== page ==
Check the Pressure

Read the pressure gauge positioned on the side of the filtration system. This measures the pressure of the water flowing through the system, and should generally read somewhere between 12 and 17 psi. 

If the pressure gauge reads below 12 psi, try cleaning out the skimmer basket and backwashing the filter. If the pressure continues to drop after a few hours, then it’s highly likely that you have a bad pool pump. 

While you can try to fix the problem by cleaning and lubricating the motor, it’s better to replace the pump or consult a pool professional for a proper evaluation if the pressure is consistently low. 

If your pool pump is functioning properly, the pressure of the water will hold steady until dirt or debris clog up the filter, which usually happens around a week after the last backwashing. 

However, if the water pressure drops quickly after the last cleaning, then the problem might be a faulty motor.

Spitting Water and Blowing Bubbles

If you’ve noticed bubbles in the swimming pool or felt a bit of sucking action in the water, then you might have a potential air leak. It’s important to replace your pump or get this problem fixed as soon as possible, or your pool water won’t be filtered properly.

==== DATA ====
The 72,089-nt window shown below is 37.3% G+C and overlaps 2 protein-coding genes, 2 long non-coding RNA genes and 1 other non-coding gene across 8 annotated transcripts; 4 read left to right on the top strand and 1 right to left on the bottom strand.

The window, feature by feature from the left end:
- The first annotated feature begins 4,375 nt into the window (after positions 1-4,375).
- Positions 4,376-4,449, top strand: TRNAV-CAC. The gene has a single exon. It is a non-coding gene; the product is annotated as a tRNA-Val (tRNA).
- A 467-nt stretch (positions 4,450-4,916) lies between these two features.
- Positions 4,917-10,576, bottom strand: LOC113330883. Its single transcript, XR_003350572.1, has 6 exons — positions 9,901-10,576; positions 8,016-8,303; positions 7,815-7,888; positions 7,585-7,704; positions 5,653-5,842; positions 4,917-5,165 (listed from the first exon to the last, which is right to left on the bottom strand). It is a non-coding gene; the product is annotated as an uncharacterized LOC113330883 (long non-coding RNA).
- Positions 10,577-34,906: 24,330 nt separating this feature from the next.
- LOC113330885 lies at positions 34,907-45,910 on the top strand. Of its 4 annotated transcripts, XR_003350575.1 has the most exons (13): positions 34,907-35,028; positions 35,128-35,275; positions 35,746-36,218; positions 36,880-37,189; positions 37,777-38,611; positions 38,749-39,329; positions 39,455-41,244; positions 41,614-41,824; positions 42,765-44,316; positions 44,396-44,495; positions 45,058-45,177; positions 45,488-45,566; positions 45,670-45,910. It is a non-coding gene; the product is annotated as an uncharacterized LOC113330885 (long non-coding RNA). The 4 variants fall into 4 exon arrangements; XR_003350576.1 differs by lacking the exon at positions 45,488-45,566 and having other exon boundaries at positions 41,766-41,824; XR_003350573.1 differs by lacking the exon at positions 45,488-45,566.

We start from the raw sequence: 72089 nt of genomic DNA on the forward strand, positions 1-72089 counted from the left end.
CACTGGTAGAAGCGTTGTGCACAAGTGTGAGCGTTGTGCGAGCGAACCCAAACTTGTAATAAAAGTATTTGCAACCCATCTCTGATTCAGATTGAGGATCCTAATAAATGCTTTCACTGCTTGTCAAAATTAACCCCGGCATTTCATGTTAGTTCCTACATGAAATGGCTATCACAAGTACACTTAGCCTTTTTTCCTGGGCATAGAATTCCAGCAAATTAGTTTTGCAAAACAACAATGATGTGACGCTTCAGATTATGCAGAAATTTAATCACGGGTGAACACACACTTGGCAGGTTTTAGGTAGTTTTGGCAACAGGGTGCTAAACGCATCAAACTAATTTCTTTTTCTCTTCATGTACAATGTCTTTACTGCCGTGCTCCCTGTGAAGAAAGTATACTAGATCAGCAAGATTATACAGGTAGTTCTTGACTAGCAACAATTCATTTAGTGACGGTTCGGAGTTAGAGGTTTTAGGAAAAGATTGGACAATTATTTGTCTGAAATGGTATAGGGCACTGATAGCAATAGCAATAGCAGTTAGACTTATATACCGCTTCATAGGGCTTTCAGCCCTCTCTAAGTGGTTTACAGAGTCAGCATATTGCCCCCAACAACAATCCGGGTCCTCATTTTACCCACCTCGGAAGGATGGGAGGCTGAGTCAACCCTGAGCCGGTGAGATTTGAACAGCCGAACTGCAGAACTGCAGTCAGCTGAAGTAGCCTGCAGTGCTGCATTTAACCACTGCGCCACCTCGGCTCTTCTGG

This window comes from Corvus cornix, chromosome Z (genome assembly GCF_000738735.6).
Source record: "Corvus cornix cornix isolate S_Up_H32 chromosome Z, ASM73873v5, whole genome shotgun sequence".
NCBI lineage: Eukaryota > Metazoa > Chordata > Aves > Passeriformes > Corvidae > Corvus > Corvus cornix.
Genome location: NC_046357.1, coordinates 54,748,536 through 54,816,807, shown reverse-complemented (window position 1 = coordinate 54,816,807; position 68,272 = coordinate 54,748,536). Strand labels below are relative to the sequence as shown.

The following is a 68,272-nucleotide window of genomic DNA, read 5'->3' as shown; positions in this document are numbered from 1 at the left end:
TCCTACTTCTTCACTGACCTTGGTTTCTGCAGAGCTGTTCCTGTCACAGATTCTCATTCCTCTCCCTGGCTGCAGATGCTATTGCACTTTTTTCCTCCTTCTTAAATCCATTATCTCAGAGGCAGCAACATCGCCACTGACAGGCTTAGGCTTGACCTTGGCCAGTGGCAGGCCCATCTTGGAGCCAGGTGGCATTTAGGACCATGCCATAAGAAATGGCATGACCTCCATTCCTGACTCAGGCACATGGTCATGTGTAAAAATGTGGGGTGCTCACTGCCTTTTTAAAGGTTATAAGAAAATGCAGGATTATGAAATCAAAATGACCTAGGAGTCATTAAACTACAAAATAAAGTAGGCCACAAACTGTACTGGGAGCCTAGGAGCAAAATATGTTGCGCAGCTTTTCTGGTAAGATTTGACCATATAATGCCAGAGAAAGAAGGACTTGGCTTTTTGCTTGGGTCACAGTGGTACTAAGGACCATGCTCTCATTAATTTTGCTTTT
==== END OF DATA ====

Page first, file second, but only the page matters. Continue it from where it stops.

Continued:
This issue will not only result in cloudy and dirty pool water but can also lead to several serious health hazards as well. 

Pump Keeps Shutting Off

If your pool pump keeps shutting off on its own, then the problem might be an overheating motor. Most pool pumps turn off automatically if the motor reaches too high of a temperature and then restart once it cools down. 

It’s important to fix this problem as soon as possible, as leaving it unaddressed can lead to the pump breaking down entirely. If this happens, you’ll need to replace your pool pump. 

Power Trip 

If your pool pump motor has been tripping the electric box or overloading the circuit more and more frequently, then you might have a bad pool pump. 

It’s possible that you’ve just added too many appliances to a single circuit, resulting in the power trip. However, if you haven’t connected any new appliances to the circuit in the last few days and the pump still trips the circuit whenever you turn it on, then you may have a serious problem.

In fact, this power surge usually indicates a much bigger electrical issue. Most of the time, it means that the motor is on its last legs and you’ll soon need a complete pool pump replacement

Keep in mind that a repair probably won’t be cost-effective in this case. Instead, replacing the motor or pool pump is likely the best option.